Purpose: To examine the physiological, muscle-damage, endocrine, and immune responses to a modified soccer-simulation protocol to include technical and jumping activities characteristic of match play (the Technical Soccer-Specific Aerobic Field Test; T-SAFT90). Methods: Eighteen university players (age 23 [2] y, stature 175 [5] cm, body mass 74 [11] kg) performed the 90-minute protocol, with acute physiological responses monitored via heart rate, ratings of perceived exertion (6–20 scale), and body mass changes. Creatine kinase, myoglobin, cortisol, and leukocyte subset concentrations were measured at baseline, immediately (0 h), and 24 hours post T-SAFT90. Results: T-SAFT90 incurred an average heart rate equivalent to 87% (5%) of maximum, 16 (2) a.u. ratings of perceived exertion, and a 1.5% (1.0%) body mass deficit. Moderate to large proliferation of leukocyte subsets (P ≤ .01; leukocytes: 6.4-fold; neutrophils: 5.5-fold; lymphocytes: 2.0-fold) and increases in cortisol (2.3-fold) were observed at 0 hours (effect size = 1.13–3.52), each returning to baseline by 24 hours (P > .45; effect size = 0.05–0.50). Myoglobin peaked immediately post T-SAFT90 (4.8-fold), whereas creatine kinase (24 h: 6.0-fold) showed a delayed time course (both P ≤ .001; very large effects; effect size = 2.66 and 3.43, respectively). Conclusions: The magnitude and time course of the physiological, immune, endocrine, and muscle-damage markers observed during and following T-SAFT90 are similar to values reported in match-play literature, demonstrating external validity of the simulation.

Restricted access

Jordan L. Fox, Aaron T. Scanlan, Robert Stanton, Cody J. O’Grady and Charli Sargent

Purpose: To examine the impact of workload volume during training sessions and games on subsequent sleep duration and sleep quality in basketball players. Methods: Seven semiprofessional male basketball players were monitored across preseason and in-season phases to determine training session and game workloads, sleep duration, and sleep quality. Training and game data were collected via accelerometers, heart-rate monitors, and rating of perceived exertion (RPE) and reported as PlayerLoad (PL), summated heart-rate zones, and session RPE (sRPE). Sleep duration and sleep quality were measured using wrist-worn activity monitors in conjunction with self-report sleep diaries. For daily training sessions and games, all workload data were independently sorted into tertiles representing low, medium, and high workload volumes. Sleep measures following low, medium, and high workloads and control nights (no training/games) were compared using linear mixed models. Results: Sleep onset time was significantly later following medium and high PL and sRPE game workloads compared with control nights (P < .05). Sleep onset time was significantly later following low, medium, and high summated heart-rate-zones game workloads, compared with control nights (P < .05). Time in bed and sleep duration were significantly shorter following high PL and sRPE game workloads compared with control nights (P < .05). Following low, medium, and high training workloads, sleep duration and quality were similar to control nights (P > .05). Conclusions: Following high PL and sRPE game workloads, basketball practitioners should consider strategies that facilitate longer time in bed, such as napping and/or adjusting travel or training schedules the following day.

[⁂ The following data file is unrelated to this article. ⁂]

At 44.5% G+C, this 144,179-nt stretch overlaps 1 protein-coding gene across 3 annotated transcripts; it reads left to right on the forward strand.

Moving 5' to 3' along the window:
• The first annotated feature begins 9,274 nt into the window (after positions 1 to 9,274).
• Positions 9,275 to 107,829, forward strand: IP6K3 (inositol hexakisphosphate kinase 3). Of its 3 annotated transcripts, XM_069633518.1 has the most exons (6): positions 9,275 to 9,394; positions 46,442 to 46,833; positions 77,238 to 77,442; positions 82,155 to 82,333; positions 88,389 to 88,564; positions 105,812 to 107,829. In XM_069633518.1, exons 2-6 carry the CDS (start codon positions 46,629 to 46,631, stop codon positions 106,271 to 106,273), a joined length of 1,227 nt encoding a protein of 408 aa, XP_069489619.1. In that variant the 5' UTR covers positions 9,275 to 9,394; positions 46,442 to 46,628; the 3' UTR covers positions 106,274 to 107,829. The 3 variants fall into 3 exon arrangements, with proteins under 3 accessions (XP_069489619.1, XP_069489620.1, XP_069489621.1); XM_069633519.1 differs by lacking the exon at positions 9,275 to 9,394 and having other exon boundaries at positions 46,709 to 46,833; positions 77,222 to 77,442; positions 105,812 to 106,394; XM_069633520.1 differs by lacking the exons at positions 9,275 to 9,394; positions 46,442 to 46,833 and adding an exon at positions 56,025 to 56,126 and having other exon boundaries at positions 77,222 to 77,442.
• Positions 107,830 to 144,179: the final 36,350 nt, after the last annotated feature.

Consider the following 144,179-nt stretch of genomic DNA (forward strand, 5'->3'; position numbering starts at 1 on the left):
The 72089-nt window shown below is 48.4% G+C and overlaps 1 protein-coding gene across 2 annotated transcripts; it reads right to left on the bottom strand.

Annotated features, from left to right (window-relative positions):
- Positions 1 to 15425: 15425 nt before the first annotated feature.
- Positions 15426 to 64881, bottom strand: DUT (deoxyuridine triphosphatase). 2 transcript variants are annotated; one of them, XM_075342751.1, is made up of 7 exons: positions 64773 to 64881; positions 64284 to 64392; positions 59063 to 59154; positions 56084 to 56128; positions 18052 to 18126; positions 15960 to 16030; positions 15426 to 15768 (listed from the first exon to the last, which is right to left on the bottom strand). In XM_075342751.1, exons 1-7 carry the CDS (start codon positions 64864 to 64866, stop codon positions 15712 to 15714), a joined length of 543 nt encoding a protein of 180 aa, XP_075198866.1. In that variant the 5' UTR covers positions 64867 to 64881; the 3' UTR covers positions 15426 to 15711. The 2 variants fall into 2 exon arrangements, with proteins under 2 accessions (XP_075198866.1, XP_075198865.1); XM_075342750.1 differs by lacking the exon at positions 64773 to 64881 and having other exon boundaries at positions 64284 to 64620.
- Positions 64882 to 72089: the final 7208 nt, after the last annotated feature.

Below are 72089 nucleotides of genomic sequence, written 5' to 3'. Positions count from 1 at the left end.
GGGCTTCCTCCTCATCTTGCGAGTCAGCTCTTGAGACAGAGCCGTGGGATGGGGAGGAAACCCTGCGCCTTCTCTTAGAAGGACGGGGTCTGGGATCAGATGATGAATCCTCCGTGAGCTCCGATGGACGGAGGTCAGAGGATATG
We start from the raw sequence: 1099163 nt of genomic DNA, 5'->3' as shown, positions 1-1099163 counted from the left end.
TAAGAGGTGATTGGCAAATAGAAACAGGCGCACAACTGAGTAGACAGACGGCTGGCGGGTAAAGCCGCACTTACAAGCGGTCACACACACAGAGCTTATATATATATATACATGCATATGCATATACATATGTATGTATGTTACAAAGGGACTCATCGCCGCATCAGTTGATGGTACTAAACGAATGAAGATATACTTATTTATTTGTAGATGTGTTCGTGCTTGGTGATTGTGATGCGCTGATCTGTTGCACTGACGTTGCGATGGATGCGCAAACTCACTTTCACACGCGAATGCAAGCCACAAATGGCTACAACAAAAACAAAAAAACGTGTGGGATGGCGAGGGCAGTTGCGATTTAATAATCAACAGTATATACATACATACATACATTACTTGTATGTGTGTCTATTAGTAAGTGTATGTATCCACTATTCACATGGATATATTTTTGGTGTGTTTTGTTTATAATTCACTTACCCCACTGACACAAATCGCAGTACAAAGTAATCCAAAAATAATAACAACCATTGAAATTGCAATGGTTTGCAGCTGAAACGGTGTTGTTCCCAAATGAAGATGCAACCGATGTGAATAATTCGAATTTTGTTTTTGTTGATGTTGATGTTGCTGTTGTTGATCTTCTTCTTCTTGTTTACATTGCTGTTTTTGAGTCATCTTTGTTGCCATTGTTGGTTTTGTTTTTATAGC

Restricted access

Thiago Oliveira Borges, Nicola Bullock, David Aitken, Gregory R. Cox and Aaron J. Coutts

Purpose: To compare the metabolic cost of paddling on different commercially available kayak ergometers using a standardized kayak incremental exercise protocol. Methods: Six male sprint kayak athletes undertook an incremental exercise protocol on 3 different kayak ergometers utilizing a randomized counterbalanced pair-matched design. Results: Mean maximal aerobic power on the WEBA ergometer (265 [14] W) was significantly higher than on the Dansprint (238 [9] W) and KayakPro® (247 [21] W, P < .01, effect size [ES] = 0.80). At the fifth stage, absolute oxygen consumption on the WEBA (3.82 [0.25] L·min−1) was significantly lower (P < 0.05, ES = 0.20) than KayakPro and Dansprint (4.10 [0.28] and 4.08 [0.27] L·min−1, respectively). Blood lactate concentration response at the sixth stage was significantly lower for the WEBA (3.5 [0.8] mmol·L−1), compared with KayakPro and Dansprint (5.4 [1.2] and 5.6 [1.5] mmol·L−1, P = .012, ES = 0.20). Stroke rate was significantly higher, without any effect of pacing during the submaximal stages for the Dansprint, compared with the WEBA (P < .001, ES = 0.28) and KayakPro (P < .001, ES = 0.38). A pacing effect was present at the maximal stage for all ergometers. Conclusions: This study demonstrated that paddling on different kayak ergometers when controlling power output elicits different metabolic and work outputs. It is recommended that scientists and coaches avoid testing on different ergometers and regularly calibrate these devices. Moreover, when an ergometer has been calibrated against a first principle device, it is necessary to consider calibration of various drag settings, due to their impact on stroke rate. Further research should explore the relationship between drag settings and stroke rate.